Selective antisense oligonucleotide inhibition of human IRF4 prevents malignant myeloma regeneration via cell cycle disruption.

Journal: 
Cell Stem Cell
Publication Year: 
2021
Authors: 
Phoebe K Mondala
Ashni A Vora
Tianyuan Zhou
Elisa Lazzari
Luisa Ladel
Xiaolin Luo
Youngsoo Kim
Caitlin Costello
A Robert MacLeod
Catriona H M Jamieson
Leslie A Crews
PubMed link: 
33476575
Public Summary: 
In multiple myeloma, inflammatory and anti-viral pathways promote disease progression and cancer stem cell generation. Using diverse pre-clinical models, we investigated the role of interferon regulatory factor 4 (IRF4) in myeloma progenitor regeneration. In a patient-derived xenograft model that recapitulates IRF4 pathway activation in human myeloma, we test the effects of IRF4 antisense oligonucleotides (ASOs) and identify a lead agent for clinical development (ION251). IRF4 overexpression expands myeloma progenitors, while IRF4 ASOs impair myeloma cell survival and reduce IRF4 and c-MYC expression. IRF4 ASO monotherapy impedes tumor formation and myeloma dissemination in xenograft models, improving animal survival. Moreover, IRF4 ASOs eradicate myeloma progenitors and malignant plasma cells while sparing normal human hematopoietic stem cell development. Mechanistically, IRF4 inhibition disrupts cell cycle progression, downregulates stem cell and cell adhesion transcript expression, and promotes sensitivity to myeloma drugs. These findings will enable rapid clinical development of selective IRF4 inhibitors to prevent myeloma progenitor-driven relapse.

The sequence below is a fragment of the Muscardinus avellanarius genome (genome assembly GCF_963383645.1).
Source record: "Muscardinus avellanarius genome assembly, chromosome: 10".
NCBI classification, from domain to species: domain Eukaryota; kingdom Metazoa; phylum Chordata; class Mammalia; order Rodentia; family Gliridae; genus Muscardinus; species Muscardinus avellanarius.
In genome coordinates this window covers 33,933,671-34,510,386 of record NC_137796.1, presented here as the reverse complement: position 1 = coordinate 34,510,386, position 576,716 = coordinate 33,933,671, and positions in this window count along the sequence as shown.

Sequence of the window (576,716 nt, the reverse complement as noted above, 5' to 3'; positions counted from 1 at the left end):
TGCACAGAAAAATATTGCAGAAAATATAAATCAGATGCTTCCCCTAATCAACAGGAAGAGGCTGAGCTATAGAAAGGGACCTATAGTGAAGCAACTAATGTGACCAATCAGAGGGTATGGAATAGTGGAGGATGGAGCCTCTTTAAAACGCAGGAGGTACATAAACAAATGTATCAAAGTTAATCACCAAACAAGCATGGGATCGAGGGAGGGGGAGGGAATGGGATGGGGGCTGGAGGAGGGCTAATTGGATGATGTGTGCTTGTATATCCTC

Scientific Abstract: 
In multiple myeloma, inflammatory and anti-viral pathways promote disease progression and cancer stem cell generation. Using diverse pre-clinical models, we investigated the role of interferon regulatory factor 4 (IRF4) in myeloma progenitor regeneration. In a patient-derived xenograft model that recapitulates IRF4 pathway activation in human myeloma, we test the effects of IRF4 antisense oligonucleotides (ASOs) and identify a lead agent for clinical development (ION251). IRF4 overexpression expands myeloma progenitors, while IRF4 ASOs impair myeloma cell survival and reduce IRF4 and c-MYC expression. IRF4 ASO monotherapy impedes tumor formation and myeloma dissemination in xenograft models, improving animal survival. Moreover, IRF4 ASOs eradicate myeloma progenitors and malignant plasma cells while sparing normal human hematopoietic stem cell development. Mechanistically, IRF4 inhibition disrupts cell cycle progression, downregulates stem cell and cell adhesion transcript expression, and promotes sensitivity to myeloma drugs. These findings will enable rapid clinical development of selective IRF4 inhibitors to prevent myeloma progenitor-driven relapse.